What if our child welfare workforce (and the broader early childhood system serving children and families) “mirrored” and integrated safety + permanency = well-being into our organizations?  Some may call this the “X factor”—“a circumstance, quality, or person that has a strong but unpredictable influence.”  Or, maybe it is not “unpredictable influence.”   Maybe it is predictable–who we are, what we value and how we show up with the people that we work with makes the difference. How are people their “best selves?”  Well, if we look at our model for child welfare it is:  Safety first. What happens when people feel safe?  They trust, they connect, they move out of reaction into healthy action.  They move from surviving to thriving.  Once we have safety, we build trust and then we feel belonging, connectedness.  Let’s call this permanency.  All of this does not change the work that we are called to do, but it changes how we do our work.  And, that creates workforce “well-being.”  The work that we are doing matches up with what we know and how we do it—congruency, integrity.

We are learning these things in our small county because we heard this message a few years ago.  We were struggling with issues of recruitment, retention, reactive decision making, increased out-of-home placements and fractured relationships with each other and with our families.  When we heard this message shared by Amelia Franck Meyer, (CEO of ALIA), we could not “un-hear” it.  We had no choice but to move forward.  That is when our work with ALIA began.  ALIA is an organization that partners with public agencies to guide them through personal and leadership transformations to create healthy cultures to increase the stability of the workforce and advance outcomes for children and families.  The tag line of ALIA is to “KNOW Better, DO Better and BE Better.”  We KNOW better and we are starting to DO Better and, ultimately, we will BE Better.  We don’t know if this is THE solution.  It is the best solution that we have right now and the beauty of this is that we are always learning and transforming.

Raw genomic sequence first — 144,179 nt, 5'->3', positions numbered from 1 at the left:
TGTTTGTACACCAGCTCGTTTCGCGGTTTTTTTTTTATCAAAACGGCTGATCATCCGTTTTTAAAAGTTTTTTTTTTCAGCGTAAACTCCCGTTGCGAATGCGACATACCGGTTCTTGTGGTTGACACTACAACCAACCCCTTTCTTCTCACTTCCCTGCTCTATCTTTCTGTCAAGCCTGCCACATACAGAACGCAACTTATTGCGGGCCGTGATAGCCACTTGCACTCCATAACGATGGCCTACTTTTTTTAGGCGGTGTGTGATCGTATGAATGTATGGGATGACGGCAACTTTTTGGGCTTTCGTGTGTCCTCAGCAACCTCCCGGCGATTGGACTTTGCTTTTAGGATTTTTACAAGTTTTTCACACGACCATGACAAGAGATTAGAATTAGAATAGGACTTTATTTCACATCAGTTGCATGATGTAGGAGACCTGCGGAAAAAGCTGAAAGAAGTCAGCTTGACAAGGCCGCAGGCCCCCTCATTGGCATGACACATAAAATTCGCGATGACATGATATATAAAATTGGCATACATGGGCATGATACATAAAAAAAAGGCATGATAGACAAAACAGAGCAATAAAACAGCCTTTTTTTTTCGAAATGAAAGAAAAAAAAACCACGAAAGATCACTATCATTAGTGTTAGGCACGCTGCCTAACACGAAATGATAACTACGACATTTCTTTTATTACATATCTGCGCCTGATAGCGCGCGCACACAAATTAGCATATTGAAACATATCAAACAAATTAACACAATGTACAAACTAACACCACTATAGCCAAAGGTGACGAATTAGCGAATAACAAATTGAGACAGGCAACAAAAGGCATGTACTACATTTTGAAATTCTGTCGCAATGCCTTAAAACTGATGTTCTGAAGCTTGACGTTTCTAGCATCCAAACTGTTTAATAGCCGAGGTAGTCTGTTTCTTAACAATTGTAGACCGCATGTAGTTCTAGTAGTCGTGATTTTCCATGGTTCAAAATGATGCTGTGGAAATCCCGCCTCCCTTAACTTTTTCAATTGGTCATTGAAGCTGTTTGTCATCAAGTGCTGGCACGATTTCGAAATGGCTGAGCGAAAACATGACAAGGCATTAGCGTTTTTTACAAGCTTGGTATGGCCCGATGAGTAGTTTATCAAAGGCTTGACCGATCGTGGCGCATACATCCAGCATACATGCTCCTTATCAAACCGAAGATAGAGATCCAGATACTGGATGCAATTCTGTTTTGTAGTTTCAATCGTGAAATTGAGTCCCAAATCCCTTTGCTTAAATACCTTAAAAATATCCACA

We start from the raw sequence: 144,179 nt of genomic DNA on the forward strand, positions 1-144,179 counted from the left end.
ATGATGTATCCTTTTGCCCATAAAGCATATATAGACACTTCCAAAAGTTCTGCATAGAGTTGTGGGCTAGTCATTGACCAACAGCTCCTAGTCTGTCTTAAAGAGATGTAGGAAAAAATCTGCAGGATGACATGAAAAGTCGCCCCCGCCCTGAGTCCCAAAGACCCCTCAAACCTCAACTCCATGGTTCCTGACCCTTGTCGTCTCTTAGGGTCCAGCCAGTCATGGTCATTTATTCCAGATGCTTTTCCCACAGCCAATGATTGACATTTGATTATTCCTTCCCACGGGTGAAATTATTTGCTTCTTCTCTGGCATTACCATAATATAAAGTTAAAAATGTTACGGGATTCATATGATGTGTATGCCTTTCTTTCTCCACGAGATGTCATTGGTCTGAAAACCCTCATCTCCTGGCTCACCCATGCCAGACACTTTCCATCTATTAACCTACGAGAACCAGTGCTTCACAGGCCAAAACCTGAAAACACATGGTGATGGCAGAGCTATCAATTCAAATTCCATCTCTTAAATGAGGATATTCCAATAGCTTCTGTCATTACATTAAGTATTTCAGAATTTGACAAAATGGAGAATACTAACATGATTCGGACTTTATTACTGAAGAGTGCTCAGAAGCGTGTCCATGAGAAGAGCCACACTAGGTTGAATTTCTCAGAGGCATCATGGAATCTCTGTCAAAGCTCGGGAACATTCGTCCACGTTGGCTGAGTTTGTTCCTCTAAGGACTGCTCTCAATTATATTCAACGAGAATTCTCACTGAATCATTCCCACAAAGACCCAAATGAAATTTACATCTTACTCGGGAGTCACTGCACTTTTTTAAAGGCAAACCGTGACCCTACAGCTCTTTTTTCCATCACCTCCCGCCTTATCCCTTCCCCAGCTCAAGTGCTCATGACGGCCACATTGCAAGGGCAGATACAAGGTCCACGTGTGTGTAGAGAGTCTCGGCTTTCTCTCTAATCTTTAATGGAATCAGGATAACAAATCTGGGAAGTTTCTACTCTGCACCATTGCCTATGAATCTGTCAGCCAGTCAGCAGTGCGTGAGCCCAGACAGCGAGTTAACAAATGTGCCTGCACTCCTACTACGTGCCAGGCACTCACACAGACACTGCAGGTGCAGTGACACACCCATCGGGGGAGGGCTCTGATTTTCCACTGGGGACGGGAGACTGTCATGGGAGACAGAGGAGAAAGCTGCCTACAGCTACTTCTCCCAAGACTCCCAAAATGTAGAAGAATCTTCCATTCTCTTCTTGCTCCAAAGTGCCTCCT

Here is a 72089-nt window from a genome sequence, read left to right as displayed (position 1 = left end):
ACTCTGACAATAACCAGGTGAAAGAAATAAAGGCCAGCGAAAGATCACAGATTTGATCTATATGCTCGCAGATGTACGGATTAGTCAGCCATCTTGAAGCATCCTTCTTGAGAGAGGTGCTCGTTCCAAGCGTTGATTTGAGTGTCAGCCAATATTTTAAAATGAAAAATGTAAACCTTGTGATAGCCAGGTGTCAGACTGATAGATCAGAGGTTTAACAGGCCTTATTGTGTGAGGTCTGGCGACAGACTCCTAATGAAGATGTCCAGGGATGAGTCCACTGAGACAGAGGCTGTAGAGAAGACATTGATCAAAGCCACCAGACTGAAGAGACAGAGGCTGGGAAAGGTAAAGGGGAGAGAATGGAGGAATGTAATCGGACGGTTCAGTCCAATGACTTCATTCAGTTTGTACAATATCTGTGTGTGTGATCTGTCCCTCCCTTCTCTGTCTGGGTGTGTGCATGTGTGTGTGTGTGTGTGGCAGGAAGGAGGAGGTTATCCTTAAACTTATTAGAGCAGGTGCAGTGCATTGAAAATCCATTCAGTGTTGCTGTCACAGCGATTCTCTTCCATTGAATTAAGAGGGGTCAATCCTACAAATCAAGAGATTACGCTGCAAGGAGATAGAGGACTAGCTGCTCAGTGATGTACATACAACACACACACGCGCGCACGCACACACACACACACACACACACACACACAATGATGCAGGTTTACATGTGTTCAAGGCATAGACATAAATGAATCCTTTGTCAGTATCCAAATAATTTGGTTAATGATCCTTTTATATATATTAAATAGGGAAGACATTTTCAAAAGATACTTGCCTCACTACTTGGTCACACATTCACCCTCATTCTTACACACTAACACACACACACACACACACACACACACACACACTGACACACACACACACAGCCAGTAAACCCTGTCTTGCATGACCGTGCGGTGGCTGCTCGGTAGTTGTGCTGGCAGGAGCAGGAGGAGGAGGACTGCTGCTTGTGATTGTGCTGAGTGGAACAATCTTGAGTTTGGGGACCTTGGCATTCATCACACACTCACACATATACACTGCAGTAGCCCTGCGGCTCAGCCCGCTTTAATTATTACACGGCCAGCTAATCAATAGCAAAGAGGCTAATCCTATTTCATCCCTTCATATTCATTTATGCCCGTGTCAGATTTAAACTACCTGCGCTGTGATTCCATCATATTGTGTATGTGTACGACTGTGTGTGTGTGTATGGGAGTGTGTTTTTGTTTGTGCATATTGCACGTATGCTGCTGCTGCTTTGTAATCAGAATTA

We are not trying to “sell” this—we want to “share” this because we (those who work with children and families) are all in this together and we all understand the challenges.

We would love to share more you about this process.  If you have questions, please contact me at kim.dubois@pitkincounty.com or the team at “ALIA.”

 

Working Together to Support a Strong Child Welfare Workforce

As part of an ongoing series on Colorado’s early childhood workforce, and in recognition of Child Abuse Prevention month, the ECCP invited Lorendia Schmidt, CAPTA Administrator with the CDHS Department of Children, Youth & Families, to highlight the challenges and opportunities faced by Colorado’s child welfare workforce. Read on as Lorendia shares potential connections and learnings to support the early childhood workforce across early care and education and child welfare.